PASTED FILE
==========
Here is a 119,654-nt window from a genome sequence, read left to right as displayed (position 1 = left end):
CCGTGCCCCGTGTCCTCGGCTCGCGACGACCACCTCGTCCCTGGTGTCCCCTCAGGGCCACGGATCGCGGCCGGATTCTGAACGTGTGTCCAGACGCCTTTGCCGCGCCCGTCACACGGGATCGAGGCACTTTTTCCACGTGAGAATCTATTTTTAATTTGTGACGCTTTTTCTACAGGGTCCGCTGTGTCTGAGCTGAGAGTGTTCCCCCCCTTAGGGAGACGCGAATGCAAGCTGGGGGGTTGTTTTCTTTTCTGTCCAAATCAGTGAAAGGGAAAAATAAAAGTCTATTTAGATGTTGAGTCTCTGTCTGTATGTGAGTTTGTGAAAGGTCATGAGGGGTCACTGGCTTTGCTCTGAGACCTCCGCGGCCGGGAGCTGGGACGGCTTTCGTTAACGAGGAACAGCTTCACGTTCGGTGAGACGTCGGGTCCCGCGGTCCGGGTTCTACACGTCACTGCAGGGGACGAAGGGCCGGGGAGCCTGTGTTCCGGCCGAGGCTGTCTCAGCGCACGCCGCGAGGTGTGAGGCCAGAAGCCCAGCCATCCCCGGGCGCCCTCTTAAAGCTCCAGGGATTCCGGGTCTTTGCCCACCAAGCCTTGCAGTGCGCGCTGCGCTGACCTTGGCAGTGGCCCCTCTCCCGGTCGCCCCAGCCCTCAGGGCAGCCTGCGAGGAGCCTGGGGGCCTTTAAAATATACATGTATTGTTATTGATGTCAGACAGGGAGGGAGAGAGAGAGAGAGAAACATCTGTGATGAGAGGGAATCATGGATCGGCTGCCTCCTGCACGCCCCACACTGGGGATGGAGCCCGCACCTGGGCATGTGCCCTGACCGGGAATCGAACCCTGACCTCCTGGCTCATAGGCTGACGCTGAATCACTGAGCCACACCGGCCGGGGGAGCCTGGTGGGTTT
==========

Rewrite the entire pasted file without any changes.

Here is a 119,654-nt window from a genome sequence, read left to right as displayed (position 1 = left end):
CCGTGCCCCGTGTCCTCGGCTCGCGACGACCACCTCGTCCCTGGTGTCCCCTCAGGGCCACGGATCGCGGCCGGATTCTGAACGTGTGTCCAGACGCCTTTGCCGCGCCCGTCACACGGGATCGAGGCACTTTTTCCACGTGAGAATCTATTTTTAATTTGTGACGCTTTTTCTACAGGGTCCGCTGTGTCTGAGCTGAGAGTGTTCCCCCCCTTAGGGAGACGCGAATGCAAGCTGGGGGGTTGTTTTCTTTTCTGTCCAAATCAGTGAAAGGGAAAAATAAAAGTCTATTTAGATGTTGAGTCTCTGTCTGTATGTGAGTTTGTGAAAGGTCATGAGGGGTCACTGGCTTTGCTCTGAGACCTCCGCGGCCGGGAGCTGGGACGGCTTTCGTTAACGAGGAACAGCTTCACGTTCGGTGAGACGTCGGGTCCCGCGGTCCGGGTTCTACACGTCACTGCAGGGGACGAAGGGCCGGGGAGCCTGTGTTCCGGCCGAGGCTGTCTCAGCGCACGCCGCGAGGTGTGAGGCCAGAAGCCCAGCCATCCCCGGGCGCCCTCTTAAAGCTCCAGGGATTCCGGGTCTTTGCCCACCAAGCCTTGCAGTGCGCGCTGCGCTGACCTTGGCAGTGGCCCCTCTCCCGGTCGCCCCAGCCCTCAGGGCAGCCTGCGAGGAGCCTGGGGGCCTTTAAAATATACATGTATTGTTATTGATGTCAGACAGGGAGGGAGAGAGAGAGAGAGAAACATCTGTGATGAGAGGGAATCATGGATCGGCTGCCTCCTGCACGCCCCACACTGGGGATGGAGCCCGCACCTGGGCATGTGCCCTGACCGGGAATCGAACCCTGACCTCCTGGCTCATAGGCTGACGCTGAATCACTGAGCCACACCGGCCGGGGGAGCCTGGTGGGTTT